Light, sweet crude oil prices for March delivery gained more than $1/bbl on the New York market to settle above $30/bbl after Iran Oil Minister Bijan Zanganeh called a production freeze pact struck by Saudi Arabia, Qatar, Venezuela, and Russia a “first step” toward stabilizing the market.
But Iran stopped short of actually committing to join the accord, which hinges on other countries agreeing to also freeze production. Iraq also has yet to commit to that agreement.
Jodie Gunzberg, global head of commodities and real assets at S&P Dow Jones Indices, notes that the Feb. 17 closing marked the biggest 3-day gain in about 6 months for the index.
“Historically, gains of this magnitude have only happened near oil bottoms,” Gunzberg said.
Patricia Mohr of Scotiabank said the battle for oil market share between Saudi Arabia and US shale producers as well as Saudi Arabia’s desire to keep its market share from slipping to Iran and Iraq “has prevented a rebalancing of excessive world supplies despite generally favorable demand prospects.”
Mohr said oil and demand conditions might not fully rebalance until 2017.
“Saudi Arabia has been successful in blunting US shale production, though overall US output has only edged down by 376,000 b/d from the April 2015 peak through November,” Mohr said.
Regarding oil and product statistics, the Energy Information Administration’s weekly Petroleum Status Report showed US commercial crude oil inventories, excluding the Strategic Petroleum Reserve, increased 2.1 million bbl for the week ended Feb. 12 compared with the previous week. The latest estimated total was 504.1 million bbl.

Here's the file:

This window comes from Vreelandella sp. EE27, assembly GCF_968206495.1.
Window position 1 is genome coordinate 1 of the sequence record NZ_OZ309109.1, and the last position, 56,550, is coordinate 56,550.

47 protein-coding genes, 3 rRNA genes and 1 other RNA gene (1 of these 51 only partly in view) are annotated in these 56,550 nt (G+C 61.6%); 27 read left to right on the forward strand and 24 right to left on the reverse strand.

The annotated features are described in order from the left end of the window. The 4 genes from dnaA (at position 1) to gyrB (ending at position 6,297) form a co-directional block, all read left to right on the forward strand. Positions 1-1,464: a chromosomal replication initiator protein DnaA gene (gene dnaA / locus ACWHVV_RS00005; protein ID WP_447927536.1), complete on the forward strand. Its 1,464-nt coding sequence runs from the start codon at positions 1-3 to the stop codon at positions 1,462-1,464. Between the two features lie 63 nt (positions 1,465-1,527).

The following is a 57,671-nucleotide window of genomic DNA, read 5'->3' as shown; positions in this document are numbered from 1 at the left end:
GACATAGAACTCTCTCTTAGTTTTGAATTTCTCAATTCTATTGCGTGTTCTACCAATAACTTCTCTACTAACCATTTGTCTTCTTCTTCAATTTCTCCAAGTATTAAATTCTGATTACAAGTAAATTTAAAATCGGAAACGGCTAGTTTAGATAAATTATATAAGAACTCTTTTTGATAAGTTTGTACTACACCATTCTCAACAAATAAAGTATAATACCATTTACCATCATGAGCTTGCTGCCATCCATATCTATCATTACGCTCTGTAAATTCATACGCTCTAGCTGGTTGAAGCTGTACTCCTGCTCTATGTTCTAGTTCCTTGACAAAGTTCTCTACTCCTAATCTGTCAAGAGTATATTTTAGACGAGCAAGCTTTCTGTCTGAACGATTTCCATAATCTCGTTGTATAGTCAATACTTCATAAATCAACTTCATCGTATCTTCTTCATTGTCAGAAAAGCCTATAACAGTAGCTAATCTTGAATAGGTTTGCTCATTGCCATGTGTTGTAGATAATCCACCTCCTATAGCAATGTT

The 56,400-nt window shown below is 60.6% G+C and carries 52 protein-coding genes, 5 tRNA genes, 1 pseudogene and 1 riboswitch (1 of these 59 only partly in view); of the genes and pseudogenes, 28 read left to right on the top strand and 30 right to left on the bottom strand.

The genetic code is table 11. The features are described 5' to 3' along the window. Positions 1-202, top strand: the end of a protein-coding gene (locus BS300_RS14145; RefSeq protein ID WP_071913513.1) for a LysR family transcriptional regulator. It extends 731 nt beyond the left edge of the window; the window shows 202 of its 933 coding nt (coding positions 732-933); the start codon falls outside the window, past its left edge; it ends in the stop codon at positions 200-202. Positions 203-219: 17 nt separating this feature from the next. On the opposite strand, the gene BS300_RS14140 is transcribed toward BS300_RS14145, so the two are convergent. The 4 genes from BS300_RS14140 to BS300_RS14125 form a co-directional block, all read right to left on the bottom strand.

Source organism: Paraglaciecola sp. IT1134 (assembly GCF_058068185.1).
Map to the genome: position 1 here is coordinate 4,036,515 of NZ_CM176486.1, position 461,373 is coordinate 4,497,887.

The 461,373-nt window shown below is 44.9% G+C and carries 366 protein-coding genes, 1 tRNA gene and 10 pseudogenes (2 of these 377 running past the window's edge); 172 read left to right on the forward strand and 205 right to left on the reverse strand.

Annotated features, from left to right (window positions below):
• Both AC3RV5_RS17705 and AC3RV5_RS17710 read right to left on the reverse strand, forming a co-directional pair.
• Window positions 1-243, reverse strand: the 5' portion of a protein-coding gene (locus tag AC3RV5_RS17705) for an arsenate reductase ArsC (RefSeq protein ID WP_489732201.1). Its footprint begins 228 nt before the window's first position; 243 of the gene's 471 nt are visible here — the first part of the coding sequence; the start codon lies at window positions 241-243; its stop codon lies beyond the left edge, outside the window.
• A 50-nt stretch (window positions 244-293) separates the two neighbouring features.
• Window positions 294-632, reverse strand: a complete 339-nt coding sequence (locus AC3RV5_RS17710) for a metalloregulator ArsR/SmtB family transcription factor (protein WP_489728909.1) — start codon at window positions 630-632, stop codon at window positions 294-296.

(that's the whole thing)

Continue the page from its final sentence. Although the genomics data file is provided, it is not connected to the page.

Analysts surveyed by The Wall Street Journal in advance of the inventory’s release had expected EIA’s estimate to show an increase of 3.3 million bbl.
Separately, the American Petroleum Institute reported its own estimate showed a 3.3 million-bbl drop for the week ended Feb. 12.
Gasoline supplies climb
EIA said total motor gasoline inventories increasing 3 million bbl, putting levels well above the upper limit of the average range.
Distillate fuel inventories increased 1.4 million bbl, which EIA said meant inventory also was above the upper limit of the average range for this time of year. Propane-propylene inventories fell 4.3 million bbl for the week ended Feb. 12, but are well above the upper limit of the average range, EIA said.
Total products supplied over the last 4-week period averaged 19.8 million b/d, down 0.2% from the same period last year. Over the last 4 weeks, motor gasoline product supplied averaged 8.9 million b/d, up 3% from the same period last year.
US refinery inputs averaged over 15.8 million b/d during the week ended Feb. 12, which was 338,000 b/d more than the previous week. Refineries operated at 88.3% of capacity.
Crude oil imports averaged more than 7.9 million b/d, up 795,000 b/d from the previous week. Over the last 4 weeks, crude oil imports averaged 7.7 million b/d, 5.8% above the same 4-week period last year.
Total motor gasoline imports, including both finished gasoline and gasoline blending components, last week averaged 565,000 b/d. Distillate fuel imports averaged 232,000 b/d for the week ended Feb. 12.
The NYMEX natural gas contract for March was up nearly 4¢ to a rounded $1.94/MMbtu. The Henry Hub gas price was down 1¢ to $1.91/MMbtu.
Heating oil for March delivery gained 6¢ to a rounded $1.09/gal. The price for reformulated gasoline stock for oxygenates blending for March climbed 3¢ to a rounded $1/gal on Feb. 17.
The April ICE contract for Brent crude increased $2.32 to $34.50/bbl, and the May contract gained $2.29 to settle at $35.13/bbl. The ICE gas oil contract for March was $320.75/tonne, up $15.
The average price for the Organization of Petroleum Exporting Countries’ basket of 12 benchmark crudes was $28.18/bbl, down $1.17.
Contact Paula Dittrick at email@example.com.